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They might be as confused as to why you keep calling pudding “biscuits”.
Step out of your own cultural context for a minute. You do not own English, and there is no reason that the way it is used elsewhere should be understandable to you, or vice versa. If anyone had rights to the language, for that matter, it sort of makes sense that it would be English people, right?
But that doesn’t really matter. English is the first language of millions of people around the globe, and the second language of maybe billions. Not only each disparate group out there using it, but actually each person within each group uses it differently. This is the nature of language–it is dynamic. It grows, evolves, regionalizes, incorporates words from other languages, and changes to meet unique cultural context.
It is not the role of English people to account to you for their use and understanding of their own language.
I have never heard a British person EVER call a bread roll a `pudding`.
We DO have arguments….mostly of a regional nature. I`ve heard bread rolls called both baps and barmcakes, for instance. But never, ever, a `pudding`. You are misinformed.
Or perhaps you are confusing the term with something else…dessert, afters, or whatever you call the sweet course in the US.
I have many times had a nice scone for pudding. `Pudding `being a common ( if now dated) term used for the second course. It is not the name of the confectionary itself, though, but an indication that it follows the main, usually savoury, course.
Calling a bread roll a “biscuit” really takes the biscuit. The word comes from French, meaning “twice cooked” (bis – cuit). Are bread rolls twice cooked? Of course modern biscuits aren’t twice cooked either but they were originally.
As far as I know no Briton calls a bread roll a pudding, though we do call them lots of other things in different parts of the country, e.g. Baps, Stotties, Buns, Rolls, Bin Lids, Cobs, Batches, Bulkies, Barms, Teacakes, Butties, Nudgers and Blaas (not a complete list).
Most British people understand that the English and American English have drifted slightly away, so that we have different definitions of words.
Now, to the British people who insists our naming is incorrect, they need to understand that our language is not the same. Please don’t try to tell me that we speak the same language, because in all honesty we don’t. However, our languages are incredibly similar.
We aren’t, and we don’t. You are misinformed.
In Britain, the word ‘biscuit’ means a hard baked cookie, like a graham cracker. Since this is the normal use of this word in the UK, we don’t automatically think of the plain scone-type baked goods for which Americans use the word ‘biscuit’. US English is a different dialect of English, and there are many words which have different meanings from U.K. English (jumper, braces, suspenders, tap etc.)
What on earth makes you think we call bread rolls ‘puddings’? In the U.K., pudding is any dessert, not just the blancmange-stuff which Americans use that word for. It is correct in the U.K. to say “I’m having apple pie for pudding.”.
Because non-native speakers use English differently as compared to native speakers. It’s… it’s as simple as that.
I can also usually tell within the first few moments of talking to somebody on the internet whether they are from a native English-speaking country or not. They’ll use slightly different phrasing. Use of idioms is also a dead giveaway.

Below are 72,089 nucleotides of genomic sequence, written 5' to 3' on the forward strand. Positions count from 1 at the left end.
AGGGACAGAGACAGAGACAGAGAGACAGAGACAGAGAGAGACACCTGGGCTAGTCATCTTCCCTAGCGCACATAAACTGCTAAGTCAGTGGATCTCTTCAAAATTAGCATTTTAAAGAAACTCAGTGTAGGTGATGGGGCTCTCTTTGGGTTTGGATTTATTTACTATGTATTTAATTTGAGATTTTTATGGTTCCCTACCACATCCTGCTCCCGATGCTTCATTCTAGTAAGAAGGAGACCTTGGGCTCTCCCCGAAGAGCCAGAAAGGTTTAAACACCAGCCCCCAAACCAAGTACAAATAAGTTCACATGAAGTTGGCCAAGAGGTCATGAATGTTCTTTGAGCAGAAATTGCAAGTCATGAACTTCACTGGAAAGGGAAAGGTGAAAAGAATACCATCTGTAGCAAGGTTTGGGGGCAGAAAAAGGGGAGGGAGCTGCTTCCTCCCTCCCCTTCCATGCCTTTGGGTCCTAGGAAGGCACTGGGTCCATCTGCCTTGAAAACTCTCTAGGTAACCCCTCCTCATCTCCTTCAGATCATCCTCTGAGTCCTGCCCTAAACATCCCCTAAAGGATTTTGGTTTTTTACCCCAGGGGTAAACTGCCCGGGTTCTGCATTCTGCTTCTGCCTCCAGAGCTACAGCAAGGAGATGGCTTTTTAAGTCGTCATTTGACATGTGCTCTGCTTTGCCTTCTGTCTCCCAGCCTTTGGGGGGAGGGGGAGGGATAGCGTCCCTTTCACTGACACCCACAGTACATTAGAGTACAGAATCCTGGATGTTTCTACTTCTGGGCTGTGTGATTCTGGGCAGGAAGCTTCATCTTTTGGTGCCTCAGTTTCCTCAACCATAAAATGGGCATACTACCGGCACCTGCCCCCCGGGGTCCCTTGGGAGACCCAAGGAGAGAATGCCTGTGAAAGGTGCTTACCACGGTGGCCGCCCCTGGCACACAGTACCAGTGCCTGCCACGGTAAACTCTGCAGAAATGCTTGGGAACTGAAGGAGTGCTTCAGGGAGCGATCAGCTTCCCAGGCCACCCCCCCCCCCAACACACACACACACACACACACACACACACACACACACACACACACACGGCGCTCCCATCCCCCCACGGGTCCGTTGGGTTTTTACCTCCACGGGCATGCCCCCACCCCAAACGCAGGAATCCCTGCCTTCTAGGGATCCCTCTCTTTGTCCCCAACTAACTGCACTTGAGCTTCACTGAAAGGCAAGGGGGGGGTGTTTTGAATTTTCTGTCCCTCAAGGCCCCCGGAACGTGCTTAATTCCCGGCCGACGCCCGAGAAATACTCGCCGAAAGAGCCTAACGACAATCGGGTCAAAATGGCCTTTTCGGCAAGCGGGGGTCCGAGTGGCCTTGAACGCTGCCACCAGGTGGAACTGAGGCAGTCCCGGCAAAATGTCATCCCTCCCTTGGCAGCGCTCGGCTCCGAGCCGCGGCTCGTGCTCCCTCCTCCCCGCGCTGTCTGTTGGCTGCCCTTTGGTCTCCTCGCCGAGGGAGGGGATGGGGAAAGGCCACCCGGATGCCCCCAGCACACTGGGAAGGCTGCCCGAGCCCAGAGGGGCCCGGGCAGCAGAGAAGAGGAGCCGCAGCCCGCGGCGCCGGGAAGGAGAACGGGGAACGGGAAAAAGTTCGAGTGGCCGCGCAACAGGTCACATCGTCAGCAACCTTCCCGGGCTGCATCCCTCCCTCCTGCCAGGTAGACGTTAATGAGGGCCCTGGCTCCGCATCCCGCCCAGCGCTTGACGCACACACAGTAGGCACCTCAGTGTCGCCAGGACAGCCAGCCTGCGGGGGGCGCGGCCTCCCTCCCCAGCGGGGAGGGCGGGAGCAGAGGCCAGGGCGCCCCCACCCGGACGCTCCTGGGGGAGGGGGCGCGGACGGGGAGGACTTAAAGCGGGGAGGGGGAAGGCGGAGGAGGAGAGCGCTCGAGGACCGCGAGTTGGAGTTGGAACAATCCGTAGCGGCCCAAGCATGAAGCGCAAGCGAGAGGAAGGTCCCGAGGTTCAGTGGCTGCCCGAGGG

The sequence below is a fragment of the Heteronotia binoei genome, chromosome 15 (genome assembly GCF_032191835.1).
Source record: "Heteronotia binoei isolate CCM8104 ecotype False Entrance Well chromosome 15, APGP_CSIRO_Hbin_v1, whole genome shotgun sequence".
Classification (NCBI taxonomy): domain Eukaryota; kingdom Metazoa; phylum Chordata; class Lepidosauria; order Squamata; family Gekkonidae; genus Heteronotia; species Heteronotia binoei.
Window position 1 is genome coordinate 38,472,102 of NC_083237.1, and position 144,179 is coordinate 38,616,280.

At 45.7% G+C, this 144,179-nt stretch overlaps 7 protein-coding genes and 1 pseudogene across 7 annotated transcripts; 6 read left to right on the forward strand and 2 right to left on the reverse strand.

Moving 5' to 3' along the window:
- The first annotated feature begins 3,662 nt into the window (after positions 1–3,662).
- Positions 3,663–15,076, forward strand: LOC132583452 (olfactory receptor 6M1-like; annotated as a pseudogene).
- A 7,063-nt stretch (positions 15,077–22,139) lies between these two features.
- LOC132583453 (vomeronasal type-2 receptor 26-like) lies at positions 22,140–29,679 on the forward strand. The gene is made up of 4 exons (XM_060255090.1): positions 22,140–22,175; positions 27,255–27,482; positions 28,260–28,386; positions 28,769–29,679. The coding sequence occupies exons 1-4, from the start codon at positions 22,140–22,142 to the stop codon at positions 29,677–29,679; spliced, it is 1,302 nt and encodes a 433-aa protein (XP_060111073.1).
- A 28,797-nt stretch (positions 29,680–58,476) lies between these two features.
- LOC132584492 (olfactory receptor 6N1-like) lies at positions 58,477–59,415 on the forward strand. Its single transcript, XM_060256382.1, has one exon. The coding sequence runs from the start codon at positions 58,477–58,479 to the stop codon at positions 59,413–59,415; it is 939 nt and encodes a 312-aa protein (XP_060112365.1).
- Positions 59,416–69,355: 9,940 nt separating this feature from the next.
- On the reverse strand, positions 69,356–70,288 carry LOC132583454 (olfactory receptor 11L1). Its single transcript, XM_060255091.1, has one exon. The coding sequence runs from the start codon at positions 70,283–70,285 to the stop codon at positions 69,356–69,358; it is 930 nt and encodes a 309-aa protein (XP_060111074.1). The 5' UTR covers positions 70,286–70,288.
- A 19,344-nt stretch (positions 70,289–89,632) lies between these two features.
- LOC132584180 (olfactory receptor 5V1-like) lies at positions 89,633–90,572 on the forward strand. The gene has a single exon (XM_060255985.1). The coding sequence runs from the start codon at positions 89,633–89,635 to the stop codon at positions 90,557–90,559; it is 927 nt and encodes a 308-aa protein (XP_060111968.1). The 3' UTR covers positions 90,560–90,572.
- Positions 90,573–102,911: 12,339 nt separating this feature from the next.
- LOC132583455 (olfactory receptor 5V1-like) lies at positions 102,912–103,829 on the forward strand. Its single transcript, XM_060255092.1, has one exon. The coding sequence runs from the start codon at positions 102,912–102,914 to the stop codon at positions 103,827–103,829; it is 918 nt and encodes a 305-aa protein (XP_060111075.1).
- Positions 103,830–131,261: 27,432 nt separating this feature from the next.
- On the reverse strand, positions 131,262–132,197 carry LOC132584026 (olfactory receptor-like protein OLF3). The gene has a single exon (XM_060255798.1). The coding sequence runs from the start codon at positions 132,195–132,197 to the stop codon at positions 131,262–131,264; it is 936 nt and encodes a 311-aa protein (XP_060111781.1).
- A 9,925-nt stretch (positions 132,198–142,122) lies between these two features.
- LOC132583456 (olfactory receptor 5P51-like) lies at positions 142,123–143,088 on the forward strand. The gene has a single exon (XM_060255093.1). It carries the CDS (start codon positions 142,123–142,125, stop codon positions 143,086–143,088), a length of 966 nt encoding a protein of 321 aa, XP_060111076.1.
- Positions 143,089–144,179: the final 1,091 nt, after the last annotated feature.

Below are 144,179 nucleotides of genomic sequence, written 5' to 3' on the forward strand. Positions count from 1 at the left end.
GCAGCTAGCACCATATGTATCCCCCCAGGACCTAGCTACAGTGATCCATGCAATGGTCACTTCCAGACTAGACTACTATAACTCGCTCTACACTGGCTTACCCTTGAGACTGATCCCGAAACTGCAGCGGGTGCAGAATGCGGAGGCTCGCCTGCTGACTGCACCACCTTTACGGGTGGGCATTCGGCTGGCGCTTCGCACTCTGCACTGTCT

I dunno. It’s usually patently obvious. This doesn’t make a non-native English speaker’s English bad by any stretch; just different.
I can also generally tell where native English speakers are from as well, at least in a general sense. Canadians tend to sound like Americans (even in writing) but spell more like the Brits. British persons obviously use British English and will use British colloquiums and the word ‘whilst’ often will pop up. Australians lean heavy on the word ‘mate’ a lot of the time. Americans use American spellings and sound like Americans.
And so on.
You probably have strange grammar. Pretty much every language has a different grammar style than English, as far as I know. Don’t know Malaysian, so I can’t answer that specific part. But based on your question, you have better grammar than most on the internet. So that could be it, that you’re “too perfect.” Could be an accent, too. Or idioms, those things are pretty funny.
It may be little things like not using native idioms, that you would pick up from living in the UK.
But, hey. That’s just a guess.
Also, I don’t think I would’ve noticed you were foreign from what you wrote, if you didn’t point it out.
You are correct that both are understandable.
The only other possible everyday meaning I could think of would be ‘I see him [in my mind’s eye] last night’; that is, I am, at this very moment, imagining him last night. But it should almost always be clear from context which one is intended.
‘Correct’ doesn’t mean ‘understandable’, though. If I say ‘Me want have fooding’ it’s pretty clear what to understand from that, but it’s not anywhere near correct Standard English grammar. If you lived somewhere where you spoke a dialect of English in which this was acceptable grammar, however, then it would be correct for that dialect.
No, ‘I see him last night’ is always incorrect and will be only just barely understandable. It is a very serious and basic error, and it will be tiring for a native speaker to converse with someone who speaks like this, because they will constantly have to be remembering what the person really means. It will not be ‘immediately obvious without thinking about it’.
Someone just asked this question recently, and I replied, saying that ‘I see him last night’ is never correct. That is exactly what i meant.